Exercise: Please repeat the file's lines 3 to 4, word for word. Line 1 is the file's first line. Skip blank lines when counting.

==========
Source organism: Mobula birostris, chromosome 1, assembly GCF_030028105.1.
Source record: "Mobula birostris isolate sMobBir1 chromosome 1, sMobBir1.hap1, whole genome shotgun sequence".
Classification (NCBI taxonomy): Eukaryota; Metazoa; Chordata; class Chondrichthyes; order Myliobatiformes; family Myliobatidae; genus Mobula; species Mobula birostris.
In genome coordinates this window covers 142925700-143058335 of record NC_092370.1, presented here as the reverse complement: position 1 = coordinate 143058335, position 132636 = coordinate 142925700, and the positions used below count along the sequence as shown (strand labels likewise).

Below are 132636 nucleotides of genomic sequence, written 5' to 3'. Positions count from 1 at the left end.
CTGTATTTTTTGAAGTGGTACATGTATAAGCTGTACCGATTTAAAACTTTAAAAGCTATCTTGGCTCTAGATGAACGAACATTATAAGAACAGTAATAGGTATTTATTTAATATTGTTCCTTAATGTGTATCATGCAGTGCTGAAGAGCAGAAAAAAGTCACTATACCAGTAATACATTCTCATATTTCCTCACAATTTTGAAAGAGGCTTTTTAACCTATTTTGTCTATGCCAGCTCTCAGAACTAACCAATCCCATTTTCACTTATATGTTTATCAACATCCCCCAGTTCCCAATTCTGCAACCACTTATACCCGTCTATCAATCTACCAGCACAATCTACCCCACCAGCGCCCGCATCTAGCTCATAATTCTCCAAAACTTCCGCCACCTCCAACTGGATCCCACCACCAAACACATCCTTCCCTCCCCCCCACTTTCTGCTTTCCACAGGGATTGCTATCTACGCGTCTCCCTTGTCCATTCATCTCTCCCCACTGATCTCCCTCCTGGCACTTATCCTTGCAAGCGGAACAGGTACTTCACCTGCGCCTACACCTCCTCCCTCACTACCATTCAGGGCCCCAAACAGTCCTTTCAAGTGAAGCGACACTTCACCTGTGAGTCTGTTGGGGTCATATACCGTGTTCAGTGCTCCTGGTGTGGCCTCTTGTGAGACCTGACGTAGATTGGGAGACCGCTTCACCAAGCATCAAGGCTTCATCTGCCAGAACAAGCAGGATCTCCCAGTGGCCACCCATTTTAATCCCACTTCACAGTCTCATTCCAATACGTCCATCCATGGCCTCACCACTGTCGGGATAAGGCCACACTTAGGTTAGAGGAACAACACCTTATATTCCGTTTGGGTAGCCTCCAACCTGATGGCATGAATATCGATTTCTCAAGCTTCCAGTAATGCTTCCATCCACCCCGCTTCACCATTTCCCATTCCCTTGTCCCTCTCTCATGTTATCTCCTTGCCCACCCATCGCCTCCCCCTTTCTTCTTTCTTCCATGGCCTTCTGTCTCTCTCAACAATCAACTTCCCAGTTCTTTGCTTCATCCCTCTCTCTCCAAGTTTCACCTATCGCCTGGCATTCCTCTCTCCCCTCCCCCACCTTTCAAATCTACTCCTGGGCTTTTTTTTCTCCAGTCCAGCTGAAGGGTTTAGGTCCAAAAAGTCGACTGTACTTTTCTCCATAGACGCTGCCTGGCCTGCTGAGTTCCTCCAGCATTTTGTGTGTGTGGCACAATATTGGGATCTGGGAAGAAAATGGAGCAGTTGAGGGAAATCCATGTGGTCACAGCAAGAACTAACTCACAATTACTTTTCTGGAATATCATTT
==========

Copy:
Classification (NCBI taxonomy): Eukaryota; Metazoa; Chordata; class Chondrichthyes; order Myliobatiformes; family Myliobatidae; genus Mobula; species Mobula birostris.
In genome coordinates this window covers 142925700-143058335 of record NC_092370.1, presented here as the reverse complement: position 1 = coordinate 143058335, position 132636 = coordinate 142925700, and the positions used below count along the sequence as shown (strand labels likewise).